Go Buffs!

The Brewer’s Backstory” – Episode 9

August 2003

The Brewer's Justice cover

Coming January 2016!

Julia Peters sighed and dabbed her eyes with a tissue before wrapping her arms around her son and kissing his cheek. Her smell, so familiar, opened a floodgate of images for Brad. That morning she kissed his scraped-up, pre-schooler knee before she cleaned and bandaged it. The afternoon in second grade when she held him and told him that Sam the retriever had dug under the fence and been him by a truck and that, yes, it was okay to cry.

Brad didn’t care about the people coming and going around them in the dorm hallway. He pinched his eyes shut and held his mother. When she was ready, she pulled away and looked into his eyes. “Brad, please don’t drink too. Above all, don’t drink and drive. And, please don’t let anybody pressure you into brewing up here at CU. Come home on weekends and brew all you want with Dad.”

He smiled and squeezed her arm. “I’ll be fine, Mom.”

“I guess this is it, buddy,” Jim Peters said, giving his son a short hug and a couple of shoulder pats. “And yeah, come home every now and then and we’ll brew.”

After a year of dreaming about this day, all Brad could think of now was that when his parents walked out the door, his last link to Life Before College would disappear with them. He knuckle-bumped his dad. “See you around.”

He turned and walked back into the room he and Eric Villarreal would share for the next nine months. In the hall near their open door, a pony-tailed girl struggled with a large box. “Shit!” she cried as she lost her grip. The box hit her foot with a dull thud and sent her sprawling.

Eric reached her first. “You okay?”

The girl smiled and let him help her up while Brad tried not to grin. In some ways, his best friend hadn’t changed since seventh grade when, after summer vacation, they discovered that all the girls had developed curves. While Brad and almost all the other skinny, immature guys could barely talk to females, Eric was chatting up eighth-grade girls and getting their phone numbers.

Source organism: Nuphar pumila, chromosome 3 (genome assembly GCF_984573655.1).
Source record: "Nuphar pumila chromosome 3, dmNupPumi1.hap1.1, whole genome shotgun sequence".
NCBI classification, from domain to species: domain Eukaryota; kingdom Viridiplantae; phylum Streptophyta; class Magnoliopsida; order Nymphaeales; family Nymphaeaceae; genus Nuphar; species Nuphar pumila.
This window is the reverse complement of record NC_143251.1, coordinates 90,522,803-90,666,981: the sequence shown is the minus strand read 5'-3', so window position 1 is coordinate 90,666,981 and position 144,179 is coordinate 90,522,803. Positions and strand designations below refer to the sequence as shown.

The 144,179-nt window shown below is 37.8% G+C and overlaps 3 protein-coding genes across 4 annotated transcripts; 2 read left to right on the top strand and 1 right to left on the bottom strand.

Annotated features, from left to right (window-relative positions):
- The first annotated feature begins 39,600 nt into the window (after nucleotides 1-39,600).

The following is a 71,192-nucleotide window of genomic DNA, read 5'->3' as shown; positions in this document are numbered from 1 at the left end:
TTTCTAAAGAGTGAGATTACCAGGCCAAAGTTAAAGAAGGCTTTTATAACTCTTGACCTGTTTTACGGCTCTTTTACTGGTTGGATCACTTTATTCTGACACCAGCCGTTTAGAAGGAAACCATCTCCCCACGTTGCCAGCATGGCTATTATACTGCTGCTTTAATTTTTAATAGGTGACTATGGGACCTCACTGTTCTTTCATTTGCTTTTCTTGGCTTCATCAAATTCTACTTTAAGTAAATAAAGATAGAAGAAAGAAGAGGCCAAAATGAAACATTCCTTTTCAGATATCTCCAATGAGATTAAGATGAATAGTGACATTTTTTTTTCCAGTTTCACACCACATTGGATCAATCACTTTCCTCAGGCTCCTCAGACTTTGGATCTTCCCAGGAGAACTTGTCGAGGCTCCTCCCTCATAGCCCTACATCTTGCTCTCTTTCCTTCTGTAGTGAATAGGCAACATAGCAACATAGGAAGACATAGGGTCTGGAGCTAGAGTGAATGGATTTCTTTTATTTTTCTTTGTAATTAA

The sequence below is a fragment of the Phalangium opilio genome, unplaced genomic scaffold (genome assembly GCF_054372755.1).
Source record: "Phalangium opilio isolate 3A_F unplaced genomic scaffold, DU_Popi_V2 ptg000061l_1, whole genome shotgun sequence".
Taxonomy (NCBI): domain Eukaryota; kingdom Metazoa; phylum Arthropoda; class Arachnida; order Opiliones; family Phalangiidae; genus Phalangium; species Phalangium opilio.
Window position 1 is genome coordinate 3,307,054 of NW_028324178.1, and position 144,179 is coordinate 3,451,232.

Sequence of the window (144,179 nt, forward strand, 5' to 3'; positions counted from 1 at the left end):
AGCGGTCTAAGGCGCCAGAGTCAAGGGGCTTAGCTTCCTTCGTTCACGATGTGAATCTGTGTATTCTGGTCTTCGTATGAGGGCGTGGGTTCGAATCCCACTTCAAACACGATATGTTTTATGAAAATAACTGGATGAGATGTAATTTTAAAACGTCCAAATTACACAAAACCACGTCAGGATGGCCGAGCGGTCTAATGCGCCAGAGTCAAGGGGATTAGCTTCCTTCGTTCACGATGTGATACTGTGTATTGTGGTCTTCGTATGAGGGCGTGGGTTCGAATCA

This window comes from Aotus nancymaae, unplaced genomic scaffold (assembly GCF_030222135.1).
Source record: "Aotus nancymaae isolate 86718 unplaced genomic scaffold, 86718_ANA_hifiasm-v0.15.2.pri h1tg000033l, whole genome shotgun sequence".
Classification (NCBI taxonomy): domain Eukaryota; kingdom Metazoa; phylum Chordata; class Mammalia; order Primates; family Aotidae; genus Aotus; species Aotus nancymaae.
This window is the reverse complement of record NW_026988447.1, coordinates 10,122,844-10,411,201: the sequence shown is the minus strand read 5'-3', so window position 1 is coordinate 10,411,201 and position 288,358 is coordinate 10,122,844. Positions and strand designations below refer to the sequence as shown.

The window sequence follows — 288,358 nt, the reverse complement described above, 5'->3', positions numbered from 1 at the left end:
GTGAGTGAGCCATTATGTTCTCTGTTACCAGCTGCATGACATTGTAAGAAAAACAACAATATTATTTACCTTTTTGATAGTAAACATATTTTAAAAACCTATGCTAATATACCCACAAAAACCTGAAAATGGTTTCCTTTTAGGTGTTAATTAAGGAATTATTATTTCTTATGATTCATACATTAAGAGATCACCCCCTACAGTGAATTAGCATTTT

“Where can we take the box?” Eric asked, motioning Brad to do the lifting.

“Two doors down,” the girl answered, leaning on Eric’s arm. “You’ll have to move some stuff aside to get in the door.”

After Brad had deposited the box on the bare mattress of one bed, she gushed. “Thank y’all so much. I’m Gina, by the way.”

“What part of Texas are you from, Gina?” Brad asked.

“You-ston. How did you know?” Her almond-shaped eyes grew even larger.

She had way too much in common with Vanessa, native Houstonite and Belmar’s prom queen last year. When they were sophomores, Brad had helped Vanessa get through chemistry and breaking up with the senior boyfriend, quarterback of Belmar’s varsity football team. Once she had her grade up to a C- and the attention of the star basketball player, their relationship had fizzled. The only thing she’d left Brad was a permanent attraction to girls with Texas accents and ponytails.

A knock on the door interrupted the conversation. “Zeke, come meet my new neighbors,” Gina said to the stocky blond guy who looked like he should have been in Hollywood waiting tables and auditioning for reality shows.

“This is my cousin,” Gina said. “He’s the reason I came to CU.”

“Hey guys,” Zeke said, pumping Brad’s had. “If y’all don’t have anything going on tonight, we’re having a little Welcome Buffs party over at my apartment.”

“Zeke’s twenty-one and can buy all the beer he wants,” Gina said, “but tell, them Zeke, how often you buy beer.”

Zeke shrugged. “Why buy it when you can make your own?”

“Oh, yeah,” Brad said, already liking his new life.

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